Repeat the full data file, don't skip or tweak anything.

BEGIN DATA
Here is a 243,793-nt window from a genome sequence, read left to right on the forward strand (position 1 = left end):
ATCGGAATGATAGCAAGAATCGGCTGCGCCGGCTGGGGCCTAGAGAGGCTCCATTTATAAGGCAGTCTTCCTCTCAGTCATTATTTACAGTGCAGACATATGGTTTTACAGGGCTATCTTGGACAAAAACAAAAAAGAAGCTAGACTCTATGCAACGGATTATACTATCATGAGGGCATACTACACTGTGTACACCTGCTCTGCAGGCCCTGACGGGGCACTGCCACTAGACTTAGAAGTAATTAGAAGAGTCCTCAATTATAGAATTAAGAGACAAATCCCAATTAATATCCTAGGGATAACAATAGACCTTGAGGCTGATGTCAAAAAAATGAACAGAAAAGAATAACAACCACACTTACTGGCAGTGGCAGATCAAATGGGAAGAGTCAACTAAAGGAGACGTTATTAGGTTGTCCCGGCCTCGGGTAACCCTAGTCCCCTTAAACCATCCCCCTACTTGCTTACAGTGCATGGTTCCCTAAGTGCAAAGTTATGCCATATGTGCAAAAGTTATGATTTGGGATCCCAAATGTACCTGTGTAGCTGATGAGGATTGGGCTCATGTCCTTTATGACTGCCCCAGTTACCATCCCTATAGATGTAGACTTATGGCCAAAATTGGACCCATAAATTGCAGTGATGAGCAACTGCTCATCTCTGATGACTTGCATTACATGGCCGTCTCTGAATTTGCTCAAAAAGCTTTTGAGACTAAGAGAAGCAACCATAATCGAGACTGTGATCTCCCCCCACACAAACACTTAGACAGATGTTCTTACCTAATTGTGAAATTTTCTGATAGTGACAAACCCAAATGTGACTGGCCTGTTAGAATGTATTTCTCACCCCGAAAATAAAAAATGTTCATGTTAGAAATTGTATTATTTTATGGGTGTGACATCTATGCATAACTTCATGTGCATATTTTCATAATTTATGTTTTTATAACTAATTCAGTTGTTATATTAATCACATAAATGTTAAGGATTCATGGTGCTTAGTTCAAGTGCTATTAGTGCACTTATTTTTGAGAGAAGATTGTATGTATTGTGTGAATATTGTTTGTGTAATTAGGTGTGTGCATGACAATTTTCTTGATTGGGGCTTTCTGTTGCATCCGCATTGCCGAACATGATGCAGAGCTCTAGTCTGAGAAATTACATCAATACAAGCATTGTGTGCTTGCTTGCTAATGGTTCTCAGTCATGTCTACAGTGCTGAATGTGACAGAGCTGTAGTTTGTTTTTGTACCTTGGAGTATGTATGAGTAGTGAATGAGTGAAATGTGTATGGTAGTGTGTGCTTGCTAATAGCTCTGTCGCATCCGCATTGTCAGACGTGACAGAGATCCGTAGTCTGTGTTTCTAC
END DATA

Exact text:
Here is a 243,793-nt window from a genome sequence, read left to right on the forward strand (position 1 = left end):
ATCGGAATGATAGCAAGAATCGGCTGCGCCGGCTGGGGCCTAGAGAGGCTCCATTTATAAGGCAGTCTTCCTCTCAGTCATTATTTACAGTGCAGACATATGGTTTTACAGGGCTATCTTGGACAAAAACAAAAAAGAAGCTAGACTCTATGCAACGGATTATACTATCATGAGGGCATACTACACTGTGTACACCTGCTCTGCAGGCCCTGACGGGGCACTGCCACTAGACTTAGAAGTAATTAGAAGAGTCCTCAATTATAGAATTAAGAGACAAATCCCAATTAATATCCTAGGGATAACAATAGACCTTGAGGCTGATGTCAAAAAAATGAACAGAAAAGAATAACAACCACACTTACTGGCAGTGGCAGATCAAATGGGAAGAGTCAACTAAAGGAGACGTTATTAGGTTGTCCCGGCCTCGGGTAACCCTAGTCCCCTTAAACCATCCCCCTACTTGCTTACAGTGCATGGTTCCCTAAGTGCAAAGTTATGCCATATGTGCAAAAGTTATGATTTGGGATCCCAAATGTACCTGTGTAGCTGATGAGGATTGGGCTCATGTCCTTTATGACTGCCCCAGTTACCATCCCTATAGATGTAGACTTATGGCCAAAATTGGACCCATAAATTGCAGTGATGAGCAACTGCTCATCTCTGATGACTTGCATTACATGGCCGTCTCTGAATTTGCTCAAAAAGCTTTTGAGACTAAGAGAAGCAACCATAATCGAGACTGTGATCTCCCCCCACACAAACACTTAGACAGATGTTCTTACCTAATTGTGAAATTTTCTGATAGTGACAAACCCAAATGTGACTGGCCTGTTAGAATGTATTTCTCACCCCGAAAATAAAAAATGTTCATGTTAGAAATTGTATTATTTTATGGGTGTGACATCTATGCATAACTTCATGTGCATATTTTCATAATTTATGTTTTTATAACTAATTCAGTTGTTATATTAATCACATAAATGTTAAGGATTCATGGTGCTTAGTTCAAGTGCTATTAGTGCACTTATTTTTGAGAGAAGATTGTATGTATTGTGTGAATATTGTTTGTGTAATTAGGTGTGTGCATGACAATTTTCTTGATTGGGGCTTTCTGTTGCATCCGCATTGCCGAACATGATGCAGAGCTCTAGTCTGAGAAATTACATCAATACAAGCATTGTGTGCTTGCTTGCTAATGGTTCTCAGTCATGTCTACAGTGCTGAATGTGACAGAGCTGTAGTTTGTTTTTGTACCTTGGAGTATGTATGAGTAGTGAATGAGTGAAATGTGTATGGTAGTGTGTGCTTGCTAATAGCTCTGTCGCATCCGCATTGTCAGACGTGACAGAGATCCGTAGTCTGTGTTTCTAC